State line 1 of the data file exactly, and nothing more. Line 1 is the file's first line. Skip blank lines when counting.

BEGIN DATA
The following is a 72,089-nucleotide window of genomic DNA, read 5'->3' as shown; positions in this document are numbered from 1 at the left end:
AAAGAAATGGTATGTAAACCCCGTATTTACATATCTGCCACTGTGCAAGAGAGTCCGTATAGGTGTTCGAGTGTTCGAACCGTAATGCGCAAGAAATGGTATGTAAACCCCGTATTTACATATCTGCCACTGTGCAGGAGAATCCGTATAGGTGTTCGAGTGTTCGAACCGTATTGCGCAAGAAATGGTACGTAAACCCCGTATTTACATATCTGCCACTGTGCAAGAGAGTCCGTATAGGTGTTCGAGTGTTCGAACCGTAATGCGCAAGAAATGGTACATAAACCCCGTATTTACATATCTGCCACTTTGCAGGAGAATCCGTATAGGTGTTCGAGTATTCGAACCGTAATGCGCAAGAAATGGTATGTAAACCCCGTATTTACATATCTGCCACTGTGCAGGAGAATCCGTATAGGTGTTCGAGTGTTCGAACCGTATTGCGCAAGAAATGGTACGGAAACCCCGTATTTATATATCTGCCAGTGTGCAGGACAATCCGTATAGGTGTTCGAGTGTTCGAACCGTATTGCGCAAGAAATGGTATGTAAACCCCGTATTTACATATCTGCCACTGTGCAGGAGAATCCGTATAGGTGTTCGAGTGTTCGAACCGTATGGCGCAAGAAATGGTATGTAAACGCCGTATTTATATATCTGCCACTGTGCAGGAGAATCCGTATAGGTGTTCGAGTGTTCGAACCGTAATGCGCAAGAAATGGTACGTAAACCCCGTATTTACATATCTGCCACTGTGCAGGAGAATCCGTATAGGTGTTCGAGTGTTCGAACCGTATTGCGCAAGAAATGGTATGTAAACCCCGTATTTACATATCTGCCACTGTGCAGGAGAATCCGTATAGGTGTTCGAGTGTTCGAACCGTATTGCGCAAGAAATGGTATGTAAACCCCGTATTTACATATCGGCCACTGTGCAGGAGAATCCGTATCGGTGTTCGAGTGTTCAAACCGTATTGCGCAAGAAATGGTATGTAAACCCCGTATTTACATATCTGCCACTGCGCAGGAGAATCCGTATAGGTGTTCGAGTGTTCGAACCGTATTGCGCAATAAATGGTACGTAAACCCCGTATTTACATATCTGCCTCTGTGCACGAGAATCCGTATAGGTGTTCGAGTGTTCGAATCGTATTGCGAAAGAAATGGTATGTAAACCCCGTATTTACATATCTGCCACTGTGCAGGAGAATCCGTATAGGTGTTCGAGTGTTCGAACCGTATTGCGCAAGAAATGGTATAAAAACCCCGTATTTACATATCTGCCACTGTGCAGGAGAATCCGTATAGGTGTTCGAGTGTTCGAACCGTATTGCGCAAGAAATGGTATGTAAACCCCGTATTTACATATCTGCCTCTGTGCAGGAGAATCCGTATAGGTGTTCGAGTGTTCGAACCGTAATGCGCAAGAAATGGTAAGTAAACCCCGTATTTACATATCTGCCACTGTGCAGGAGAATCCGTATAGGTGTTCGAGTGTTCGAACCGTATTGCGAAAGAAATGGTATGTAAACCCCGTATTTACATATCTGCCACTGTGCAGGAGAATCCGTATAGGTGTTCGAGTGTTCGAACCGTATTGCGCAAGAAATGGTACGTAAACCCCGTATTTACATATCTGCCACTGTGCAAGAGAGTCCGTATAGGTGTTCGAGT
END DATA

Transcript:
The following is a 72,089-nucleotide window of genomic DNA, read 5'->3' as shown; positions in this document are numbered from 1 at the left end: